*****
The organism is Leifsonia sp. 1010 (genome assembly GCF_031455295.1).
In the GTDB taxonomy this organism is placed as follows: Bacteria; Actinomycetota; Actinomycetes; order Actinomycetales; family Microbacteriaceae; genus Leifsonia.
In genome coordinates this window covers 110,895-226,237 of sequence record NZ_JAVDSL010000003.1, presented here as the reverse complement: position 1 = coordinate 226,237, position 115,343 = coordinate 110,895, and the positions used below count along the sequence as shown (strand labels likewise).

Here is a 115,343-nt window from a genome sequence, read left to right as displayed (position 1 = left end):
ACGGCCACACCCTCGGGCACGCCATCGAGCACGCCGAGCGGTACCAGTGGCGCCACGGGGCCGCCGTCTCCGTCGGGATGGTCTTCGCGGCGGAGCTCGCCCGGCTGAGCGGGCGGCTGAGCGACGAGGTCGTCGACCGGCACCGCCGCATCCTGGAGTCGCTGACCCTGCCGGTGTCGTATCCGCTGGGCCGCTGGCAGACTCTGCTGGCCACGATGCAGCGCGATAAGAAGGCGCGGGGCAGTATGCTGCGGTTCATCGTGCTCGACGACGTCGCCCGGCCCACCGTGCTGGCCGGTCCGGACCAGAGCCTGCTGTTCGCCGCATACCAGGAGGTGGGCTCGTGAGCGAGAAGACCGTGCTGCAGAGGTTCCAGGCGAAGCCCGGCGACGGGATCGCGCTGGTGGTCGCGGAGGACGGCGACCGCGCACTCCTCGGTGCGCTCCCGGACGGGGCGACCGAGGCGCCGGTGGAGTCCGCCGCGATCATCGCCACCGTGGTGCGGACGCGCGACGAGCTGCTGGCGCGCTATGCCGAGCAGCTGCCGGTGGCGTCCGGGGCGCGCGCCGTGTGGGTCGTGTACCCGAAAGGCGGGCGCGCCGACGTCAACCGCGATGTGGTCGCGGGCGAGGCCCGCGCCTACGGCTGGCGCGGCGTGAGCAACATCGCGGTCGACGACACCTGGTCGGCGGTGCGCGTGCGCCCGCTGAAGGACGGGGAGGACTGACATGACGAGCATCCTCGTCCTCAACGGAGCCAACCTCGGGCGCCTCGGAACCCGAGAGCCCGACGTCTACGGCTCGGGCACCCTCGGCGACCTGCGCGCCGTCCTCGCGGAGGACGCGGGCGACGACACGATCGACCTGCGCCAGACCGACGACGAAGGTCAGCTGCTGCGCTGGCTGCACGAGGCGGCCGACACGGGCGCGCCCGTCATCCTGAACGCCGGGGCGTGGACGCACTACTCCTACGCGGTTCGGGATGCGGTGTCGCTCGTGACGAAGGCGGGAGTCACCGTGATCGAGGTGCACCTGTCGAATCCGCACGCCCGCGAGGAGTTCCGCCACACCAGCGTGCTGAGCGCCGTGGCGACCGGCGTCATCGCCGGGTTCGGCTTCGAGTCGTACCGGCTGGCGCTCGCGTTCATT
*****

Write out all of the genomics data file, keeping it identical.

The organism is Leifsonia sp. 1010 (genome assembly GCF_031455295.1).
In the GTDB taxonomy this organism is placed as follows: Bacteria; Actinomycetota; Actinomycetes; order Actinomycetales; family Microbacteriaceae; genus Leifsonia.
In genome coordinates this window covers 110,895-226,237 of sequence record NZ_JAVDSL010000003.1, presented here as the reverse complement: position 1 = coordinate 226,237, position 115,343 = coordinate 110,895, and the positions used below count along the sequence as shown (strand labels likewise).

Here is a 115,343-nt window from a genome sequence, read left to right as displayed (position 1 = left end):
ACGGCCACACCCTCGGGCACGCCATCGAGCACGCCGAGCGGTACCAGTGGCGCCACGGGGCCGCCGTCTCCGTCGGGATGGTCTTCGCGGCGGAGCTCGCCCGGCTGAGCGGGCGGCTGAGCGACGAGGTCGTCGACCGGCACCGCCGCATCCTGGAGTCGCTGACCCTGCCGGTGTCGTATCCGCTGGGCCGCTGGCAGACTCTGCTGGCCACGATGCAGCGCGATAAGAAGGCGCGGGGCAGTATGCTGCGGTTCATCGTGCTCGACGACGTCGCCCGGCCCACCGTGCTGGCCGGTCCGGACCAGAGCCTGCTGTTCGCCGCATACCAGGAGGTGGGCTCGTGAGCGAGAAGACCGTGCTGCAGAGGTTCCAGGCGAAGCCCGGCGACGGGATCGCGCTGGTGGTCGCGGAGGACGGCGACCGCGCACTCCTCGGTGCGCTCCCGGACGGGGCGACCGAGGCGCCGGTGGAGTCCGCCGCGATCATCGCCACCGTGGTGCGGACGCGCGACGAGCTGCTGGCGCGCTATGCCGAGCAGCTGCCGGTGGCGTCCGGGGCGCGCGCCGTGTGGGTCGTGTACCCGAAAGGCGGGCGCGCCGACGTCAACCGCGATGTGGTCGCGGGCGAGGCCCGCGCCTACGGCTGGCGCGGCGTGAGCAACATCGCGGTCGACGACACCTGGTCGGCGGTGCGCGTGCGCCCGCTGAAGGACGGGGAGGACTGACATGACGAGCATCCTCGTCCTCAACGGAGCCAACCTCGGGCGCCTCGGAACCCGAGAGCCCGACGTCTACGGCTCGGGCACCCTCGGCGACCTGCGCGCCGTCCTCGCGGAGGACGCGGGCGACGACACGATCGACCTGCGCCAGACCGACGACGAAGGTCAGCTGCTGCGCTGGCTGCACGAGGCGGCCGACACGGGCGCGCCCGTCATCCTGAACGCCGGGGCGTGGACGCACTACTCCTACGCGGTTCGGGATGCGGTGTCGCTCGTGACGAAGGCGGGAGTCACCGTGATCGAGGTGCACCTGTCGAATCCGCACGCCCGCGAGGAGTTCCGCCACACCAGCGTGCTGAGCGCCGTGGCGACCGGCGTCATCGCCGGGTTCGGCTTCGAGTCGTACCGGCTGGCGCTCGCGTTCATT